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date: 10 December 2023


A Dictionary of Weights, Measures, and Units

Donald Fenna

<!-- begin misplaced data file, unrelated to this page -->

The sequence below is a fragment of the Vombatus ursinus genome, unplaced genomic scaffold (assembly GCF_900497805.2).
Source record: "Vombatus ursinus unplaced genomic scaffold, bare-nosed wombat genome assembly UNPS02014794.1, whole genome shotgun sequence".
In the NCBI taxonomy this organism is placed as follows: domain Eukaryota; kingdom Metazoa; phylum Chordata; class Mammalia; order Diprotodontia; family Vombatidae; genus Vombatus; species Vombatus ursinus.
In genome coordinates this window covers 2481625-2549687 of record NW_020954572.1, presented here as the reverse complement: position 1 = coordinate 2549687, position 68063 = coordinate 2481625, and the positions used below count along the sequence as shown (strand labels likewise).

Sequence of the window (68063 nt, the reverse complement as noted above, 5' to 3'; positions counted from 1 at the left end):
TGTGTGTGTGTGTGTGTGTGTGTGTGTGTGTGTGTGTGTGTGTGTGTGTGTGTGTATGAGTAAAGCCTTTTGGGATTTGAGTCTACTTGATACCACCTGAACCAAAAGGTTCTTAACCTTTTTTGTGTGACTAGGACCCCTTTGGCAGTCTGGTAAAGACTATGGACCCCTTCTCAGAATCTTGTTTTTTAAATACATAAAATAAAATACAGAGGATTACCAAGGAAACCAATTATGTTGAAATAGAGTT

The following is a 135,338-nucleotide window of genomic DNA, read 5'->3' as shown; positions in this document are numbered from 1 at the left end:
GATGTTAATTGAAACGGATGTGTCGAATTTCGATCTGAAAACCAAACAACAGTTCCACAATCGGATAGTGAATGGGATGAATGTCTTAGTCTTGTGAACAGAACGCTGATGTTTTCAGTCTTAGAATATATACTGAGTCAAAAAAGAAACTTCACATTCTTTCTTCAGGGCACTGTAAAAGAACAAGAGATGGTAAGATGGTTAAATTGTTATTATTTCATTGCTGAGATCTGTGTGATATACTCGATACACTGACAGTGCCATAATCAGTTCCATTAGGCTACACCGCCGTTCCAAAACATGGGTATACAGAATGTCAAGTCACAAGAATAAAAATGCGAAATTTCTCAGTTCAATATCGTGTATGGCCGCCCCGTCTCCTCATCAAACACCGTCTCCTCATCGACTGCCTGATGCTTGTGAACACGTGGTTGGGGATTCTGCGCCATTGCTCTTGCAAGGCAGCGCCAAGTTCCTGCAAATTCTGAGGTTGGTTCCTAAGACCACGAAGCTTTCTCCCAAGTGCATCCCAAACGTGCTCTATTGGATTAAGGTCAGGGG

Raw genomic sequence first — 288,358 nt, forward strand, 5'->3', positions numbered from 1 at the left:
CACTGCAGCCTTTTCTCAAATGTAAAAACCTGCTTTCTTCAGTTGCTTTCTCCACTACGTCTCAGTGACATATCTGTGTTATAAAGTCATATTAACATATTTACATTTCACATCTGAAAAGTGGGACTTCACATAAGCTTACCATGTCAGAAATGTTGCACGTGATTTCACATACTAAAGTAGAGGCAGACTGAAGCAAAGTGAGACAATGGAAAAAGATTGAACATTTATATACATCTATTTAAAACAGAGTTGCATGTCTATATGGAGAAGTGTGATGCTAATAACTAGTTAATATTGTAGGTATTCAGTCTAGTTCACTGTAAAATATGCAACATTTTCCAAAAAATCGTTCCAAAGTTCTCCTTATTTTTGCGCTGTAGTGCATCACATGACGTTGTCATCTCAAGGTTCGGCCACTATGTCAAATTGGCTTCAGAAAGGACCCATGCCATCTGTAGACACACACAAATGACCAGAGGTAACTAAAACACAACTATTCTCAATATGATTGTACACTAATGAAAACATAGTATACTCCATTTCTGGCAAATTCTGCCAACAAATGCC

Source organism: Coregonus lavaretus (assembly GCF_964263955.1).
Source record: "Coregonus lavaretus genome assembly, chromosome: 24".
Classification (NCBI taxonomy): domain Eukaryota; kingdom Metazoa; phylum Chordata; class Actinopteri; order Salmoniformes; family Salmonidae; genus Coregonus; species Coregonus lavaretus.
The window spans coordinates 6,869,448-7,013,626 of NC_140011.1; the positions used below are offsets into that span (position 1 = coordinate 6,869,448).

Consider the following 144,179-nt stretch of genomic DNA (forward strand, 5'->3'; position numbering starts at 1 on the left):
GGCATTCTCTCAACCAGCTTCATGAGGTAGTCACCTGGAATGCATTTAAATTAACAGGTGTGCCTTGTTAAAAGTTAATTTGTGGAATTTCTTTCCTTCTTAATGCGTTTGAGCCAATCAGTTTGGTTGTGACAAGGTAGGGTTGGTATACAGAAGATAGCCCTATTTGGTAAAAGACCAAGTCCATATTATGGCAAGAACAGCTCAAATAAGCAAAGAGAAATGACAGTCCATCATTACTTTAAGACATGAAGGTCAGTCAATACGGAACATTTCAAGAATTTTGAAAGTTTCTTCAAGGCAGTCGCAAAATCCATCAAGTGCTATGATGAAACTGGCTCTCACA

[J. M. E. Baudot; France 1845–1903]electromagnetics, informatics. In telegraphy and other digital signalling, the time between representative samplings of the signal, during which any transition of signal state occurs, for example a hundredth of a second. A transmission line with such a rate of transition/reading would invariably be called a ‘100-baud’ line; in such an expression the baud becomes a rate rather than the original time element. Since virtually all telegraphy and most similar transmission until recently used only two levels for transition, each baud accommodated just 1 bit; hence a 100-baud line was often referred to as being of 100 bits per second. In reality, most lines of such magnitude dissipate from 10 to over 30% of their capacity on asynchronous signal control, so the translation to bits is quite exaggerated to the user. Modern high-speed circuits dissipate very little, so the nominal figure is not significantly misleading; however, its transition/reading scheme may be very different, with perhaps eight levels communicating three bits per baud on a ‘4 800-baud’ line (i.e. sampled every ... ...

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